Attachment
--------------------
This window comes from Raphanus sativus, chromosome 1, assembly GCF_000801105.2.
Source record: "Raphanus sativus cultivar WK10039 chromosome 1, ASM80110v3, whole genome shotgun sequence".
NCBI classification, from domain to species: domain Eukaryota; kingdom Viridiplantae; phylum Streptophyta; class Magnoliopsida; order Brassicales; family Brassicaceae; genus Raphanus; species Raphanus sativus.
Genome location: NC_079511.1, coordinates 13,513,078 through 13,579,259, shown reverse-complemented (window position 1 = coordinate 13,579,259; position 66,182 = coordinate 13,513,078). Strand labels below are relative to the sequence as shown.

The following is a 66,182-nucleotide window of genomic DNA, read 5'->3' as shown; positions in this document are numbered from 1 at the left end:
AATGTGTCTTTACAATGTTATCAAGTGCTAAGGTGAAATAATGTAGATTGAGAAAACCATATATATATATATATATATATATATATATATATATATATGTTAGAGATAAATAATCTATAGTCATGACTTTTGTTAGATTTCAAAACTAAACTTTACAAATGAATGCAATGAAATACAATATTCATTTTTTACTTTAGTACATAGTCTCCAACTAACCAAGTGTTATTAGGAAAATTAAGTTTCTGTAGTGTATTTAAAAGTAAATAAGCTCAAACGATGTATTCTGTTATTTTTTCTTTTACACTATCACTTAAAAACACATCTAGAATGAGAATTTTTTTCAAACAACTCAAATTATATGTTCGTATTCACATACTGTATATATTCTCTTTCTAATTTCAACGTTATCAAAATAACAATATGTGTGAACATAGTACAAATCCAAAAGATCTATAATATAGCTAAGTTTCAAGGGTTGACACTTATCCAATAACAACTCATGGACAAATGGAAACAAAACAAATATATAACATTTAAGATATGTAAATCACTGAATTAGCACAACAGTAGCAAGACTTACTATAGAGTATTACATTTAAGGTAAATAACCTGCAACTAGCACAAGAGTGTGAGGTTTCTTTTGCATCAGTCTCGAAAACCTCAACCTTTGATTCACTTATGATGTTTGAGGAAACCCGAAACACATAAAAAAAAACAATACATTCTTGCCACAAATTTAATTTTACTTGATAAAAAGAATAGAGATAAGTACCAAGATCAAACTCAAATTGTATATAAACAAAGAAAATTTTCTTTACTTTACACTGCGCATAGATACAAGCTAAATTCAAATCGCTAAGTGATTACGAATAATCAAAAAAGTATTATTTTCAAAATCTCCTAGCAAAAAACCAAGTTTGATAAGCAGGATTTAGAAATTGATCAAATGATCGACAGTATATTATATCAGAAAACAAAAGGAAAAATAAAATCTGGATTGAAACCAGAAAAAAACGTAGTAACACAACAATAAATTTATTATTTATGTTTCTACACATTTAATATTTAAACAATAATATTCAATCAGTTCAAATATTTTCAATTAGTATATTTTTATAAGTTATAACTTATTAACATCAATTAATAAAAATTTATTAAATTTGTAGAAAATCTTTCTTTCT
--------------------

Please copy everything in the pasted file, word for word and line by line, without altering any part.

This window comes from Raphanus sativus, chromosome 1, assembly GCF_000801105.2.
Source record: "Raphanus sativus cultivar WK10039 chromosome 1, ASM80110v3, whole genome shotgun sequence".
NCBI classification, from domain to species: domain Eukaryota; kingdom Viridiplantae; phylum Streptophyta; class Magnoliopsida; order Brassicales; family Brassicaceae; genus Raphanus; species Raphanus sativus.
Genome location: NC_079511.1, coordinates 13,513,078 through 13,579,259, shown reverse-complemented (window position 1 = coordinate 13,579,259; position 66,182 = coordinate 13,513,078). Strand labels below are relative to the sequence as shown.

The following is a 66,182-nucleotide window of genomic DNA, read 5'->3' as shown; positions in this document are numbered from 1 at the left end:
AATGTGTCTTTACAATGTTATCAAGTGCTAAGGTGAAATAATGTAGATTGAGAAAACCATATATATATATATATATATATATATATATATATATATATGTTAGAGATAAATAATCTATAGTCATGACTTTTGTTAGATTTCAAAACTAAACTTTACAAATGAATGCAATGAAATACAATATTCATTTTTTACTTTAGTACATAGTCTCCAACTAACCAAGTGTTATTAGGAAAATTAAGTTTCTGTAGTGTATTTAAAAGTAAATAAGCTCAAACGATGTATTCTGTTATTTTTTCTTTTACACTATCACTTAAAAACACATCTAGAATGAGAATTTTTTTCAAACAACTCAAATTATATGTTCGTATTCACATACTGTATATATTCTCTTTCTAATTTCAACGTTATCAAAATAACAATATGTGTGAACATAGTACAAATCCAAAAGATCTATAATATAGCTAAGTTTCAAGGGTTGACACTTATCCAATAACAACTCATGGACAAATGGAAACAAAACAAATATATAACATTTAAGATATGTAAATCACTGAATTAGCACAACAGTAGCAAGACTTACTATAGAGTATTACATTTAAGGTAAATAACCTGCAACTAGCACAAGAGTGTGAGGTTTCTTTTGCATCAGTCTCGAAAACCTCAACCTTTGATTCACTTATGATGTTTGAGGAAACCCGAAACACATAAAAAAAAACAATACATTCTTGCCACAAATTTAATTTTACTTGATAAAAAGAATAGAGATAAGTACCAAGATCAAACTCAAATTGTATATAAACAAAGAAAATTTTCTTTACTTTACACTGCGCATAGATACAAGCTAAATTCAAATCGCTAAGTGATTACGAATAATCAAAAAAGTATTATTTTCAAAATCTCCTAGCAAAAAACCAAGTTTGATAAGCAGGATTTAGAAATTGATCAAATGATCGACAGTATATTATATCAGAAAACAAAAGGAAAAATAAAATCTGGATTGAAACCAGAAAAAAACGTAGTAACACAACAATAAATTTATTATTTATGTTTCTACACATTTAATATTTAAACAATAATATTCAATCAGTTCAAATATTTTCAATTAGTATATTTTTATAAGTTATAACTTATTAACATCAATTAATAAAAATTTATTAAATTTGTAGAAAATCTTTCTTTCT